Videoman Movie Review
Written by Joel Harley
Released by World of Film
Written and directed by Kristian A. Söderström
2018, 93 minutes, Not Yet Rated
FrightFest UK premiere on 26th August 2018
Stefan Sauk as Ennio Midena
Lena Nilsson as Simone Karlsson
Morgan Alling as Bosse
Carolin Stoltz as Faceless
In a story which will strike a chord with many horror fans, an obsessive VHS collector finds his sanity circling the drain when a rare tape is stolen from his library. We all hate a gap in the collection, right? To make matters worse, Ennio is lumbered with a severe drinking problem, rising debts and a sinister VHS collector (the mysterious ‘Faceless’) on his trail, who will stop at nothing in getting the tape for herself.
At the same time, ageing divorcee Simone has problems of her own; bullying in the workplace, a daughter who can’t bear to spend time with her, no-one liking her Instagram posts, and an inability to lay off the wine. Through the antique copy of Zombie which she sells to Ennio (who rips her off, all things considered) the pair stumble into each other’s orbit, and a melancholy, damaged romance is initiated.
Videoman is an unusual, fascinating Swedish black comedy/romance/drama/thriller; more about horror films than a conventional horror film in itself. It has its moments of tension, grotesquery and even bloodshed, but skews far more towards the romantic drama-dy genre than one might expect. In this genre-bent respect, it’s similar to Berberian Sound Studio, as a quiet, moody character study rather than the modern Giallo it perhaps purports to be.
But make no mistake, horror fans will delight in Videoman’s intricacies, from the retro score to the surrealist flights of fancy in the film’s imagery. Ennio’s video collection (loosely based on that of a real-life Swedish video collector) boasts a wealth of artefacts, reminiscent of the heaped bookcases usually seen in the background of horror movie documentaries and DVD special features. It’s not just Ennio’s vault either; Videoman treats viewers to a tour of various collectors’ apartments, wryly commenting on viewing habits and storage routines (one guy sorts his collection by – shudder – director). This is does while condemning its characters’ attachment to objects of nostalgia in place of human connection. Through its bittersweet lens, Videoman does so without condescension; even the most hardcore of cult VHS collectors are unlikely to come away feeling personally attacked by this.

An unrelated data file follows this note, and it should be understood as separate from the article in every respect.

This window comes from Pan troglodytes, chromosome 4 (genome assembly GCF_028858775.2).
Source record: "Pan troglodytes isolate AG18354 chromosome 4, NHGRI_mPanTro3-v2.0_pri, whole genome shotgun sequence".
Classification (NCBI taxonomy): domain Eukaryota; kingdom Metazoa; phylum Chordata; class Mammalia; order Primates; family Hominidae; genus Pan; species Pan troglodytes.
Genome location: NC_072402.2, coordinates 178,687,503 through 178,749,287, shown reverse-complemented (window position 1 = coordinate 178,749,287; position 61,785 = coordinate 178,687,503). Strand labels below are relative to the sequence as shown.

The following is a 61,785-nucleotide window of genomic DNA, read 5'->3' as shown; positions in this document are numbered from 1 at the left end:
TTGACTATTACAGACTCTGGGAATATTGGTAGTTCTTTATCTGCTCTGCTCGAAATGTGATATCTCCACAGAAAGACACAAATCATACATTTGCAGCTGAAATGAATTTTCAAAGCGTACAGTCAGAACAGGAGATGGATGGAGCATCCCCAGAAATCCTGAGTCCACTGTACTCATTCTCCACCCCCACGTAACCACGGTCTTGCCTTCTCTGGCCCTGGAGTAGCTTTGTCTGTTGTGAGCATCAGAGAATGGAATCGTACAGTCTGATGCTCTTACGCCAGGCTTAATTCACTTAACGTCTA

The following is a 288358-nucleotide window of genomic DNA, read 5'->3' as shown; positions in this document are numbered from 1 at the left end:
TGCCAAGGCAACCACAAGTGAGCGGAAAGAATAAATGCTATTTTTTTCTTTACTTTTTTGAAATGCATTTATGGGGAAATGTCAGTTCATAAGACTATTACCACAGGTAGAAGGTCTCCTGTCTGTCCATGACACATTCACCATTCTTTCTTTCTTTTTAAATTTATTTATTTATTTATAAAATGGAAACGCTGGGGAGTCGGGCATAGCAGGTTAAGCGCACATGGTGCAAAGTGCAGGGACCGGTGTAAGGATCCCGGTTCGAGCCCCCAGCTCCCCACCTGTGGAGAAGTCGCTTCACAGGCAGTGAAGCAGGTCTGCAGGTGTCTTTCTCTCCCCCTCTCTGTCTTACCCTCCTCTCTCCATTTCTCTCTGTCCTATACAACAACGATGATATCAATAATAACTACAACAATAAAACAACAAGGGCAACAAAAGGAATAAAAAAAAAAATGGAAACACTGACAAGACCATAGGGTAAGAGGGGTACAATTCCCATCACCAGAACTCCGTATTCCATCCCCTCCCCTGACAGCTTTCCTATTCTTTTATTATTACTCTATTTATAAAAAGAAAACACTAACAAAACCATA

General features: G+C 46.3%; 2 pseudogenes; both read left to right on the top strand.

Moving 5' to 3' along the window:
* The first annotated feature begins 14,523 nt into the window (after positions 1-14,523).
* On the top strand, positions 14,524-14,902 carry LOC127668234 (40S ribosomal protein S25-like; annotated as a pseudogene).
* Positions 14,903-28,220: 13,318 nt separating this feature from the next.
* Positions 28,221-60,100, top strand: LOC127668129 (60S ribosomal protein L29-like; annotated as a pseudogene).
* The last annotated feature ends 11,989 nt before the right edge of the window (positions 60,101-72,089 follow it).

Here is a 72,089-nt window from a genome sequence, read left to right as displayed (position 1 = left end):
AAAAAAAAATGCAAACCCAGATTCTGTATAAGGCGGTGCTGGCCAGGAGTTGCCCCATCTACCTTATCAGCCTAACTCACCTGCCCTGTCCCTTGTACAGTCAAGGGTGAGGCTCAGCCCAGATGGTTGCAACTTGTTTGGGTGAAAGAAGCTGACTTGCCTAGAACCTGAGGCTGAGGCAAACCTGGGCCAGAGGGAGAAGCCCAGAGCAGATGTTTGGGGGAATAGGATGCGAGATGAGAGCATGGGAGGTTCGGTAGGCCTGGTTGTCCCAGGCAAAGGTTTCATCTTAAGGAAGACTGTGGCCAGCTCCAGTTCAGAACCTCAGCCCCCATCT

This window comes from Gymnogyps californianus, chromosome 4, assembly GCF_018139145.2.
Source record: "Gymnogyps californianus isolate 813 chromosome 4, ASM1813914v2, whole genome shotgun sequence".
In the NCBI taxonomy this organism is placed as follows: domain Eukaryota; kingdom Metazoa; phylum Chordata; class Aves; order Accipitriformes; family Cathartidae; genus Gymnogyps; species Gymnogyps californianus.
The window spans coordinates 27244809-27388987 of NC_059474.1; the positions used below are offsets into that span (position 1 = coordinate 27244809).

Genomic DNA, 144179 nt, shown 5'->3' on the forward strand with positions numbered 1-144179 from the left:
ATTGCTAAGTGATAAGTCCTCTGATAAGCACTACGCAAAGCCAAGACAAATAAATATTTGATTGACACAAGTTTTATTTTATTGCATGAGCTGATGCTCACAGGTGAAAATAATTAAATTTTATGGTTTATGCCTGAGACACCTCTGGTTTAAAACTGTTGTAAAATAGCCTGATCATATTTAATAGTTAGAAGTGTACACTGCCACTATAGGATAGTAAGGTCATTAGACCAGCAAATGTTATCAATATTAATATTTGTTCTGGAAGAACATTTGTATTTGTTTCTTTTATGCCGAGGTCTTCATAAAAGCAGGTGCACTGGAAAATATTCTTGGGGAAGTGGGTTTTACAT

As Ennio and Simone, actors Stefan Sauk and Lena Nilsson are achingly recognisable, imbuing their characters with warmth and vulnerability, even during their most monstrous and tragic moments. Ennio is particularly recognisable – a shaven-headed, black-hoody and skinny jeans-wearing ageing punk who’d be right at home at FrightFest (where you’d be forgiven for mistaking him for a certain Alan Jones).
Where it falters is when it does embrace its more overt thriller elements – ‘Faceless’ is never a tangible enough threat for us to fear for Ennio’s well-being, even as he is stalked around the city by a thuggish-looking masked man. By the later stages of the story, viewers should be so invested in the relationship between Ennio and Simone (plus personal demons) that Faceless is more of a thinly-sketched distraction than anything else. The finale feels like a misstep, albeit a slightly necessary one to bring us the real story we’ve enjoyed up until this point.
Viewers will come for the Giallo-eque visuals and Easter-egg spotting on Ennio’s shelves and TV, but are likely to stay for the astounding character work at its heart. One only wishes it could have integrated its A-storyline just a little better.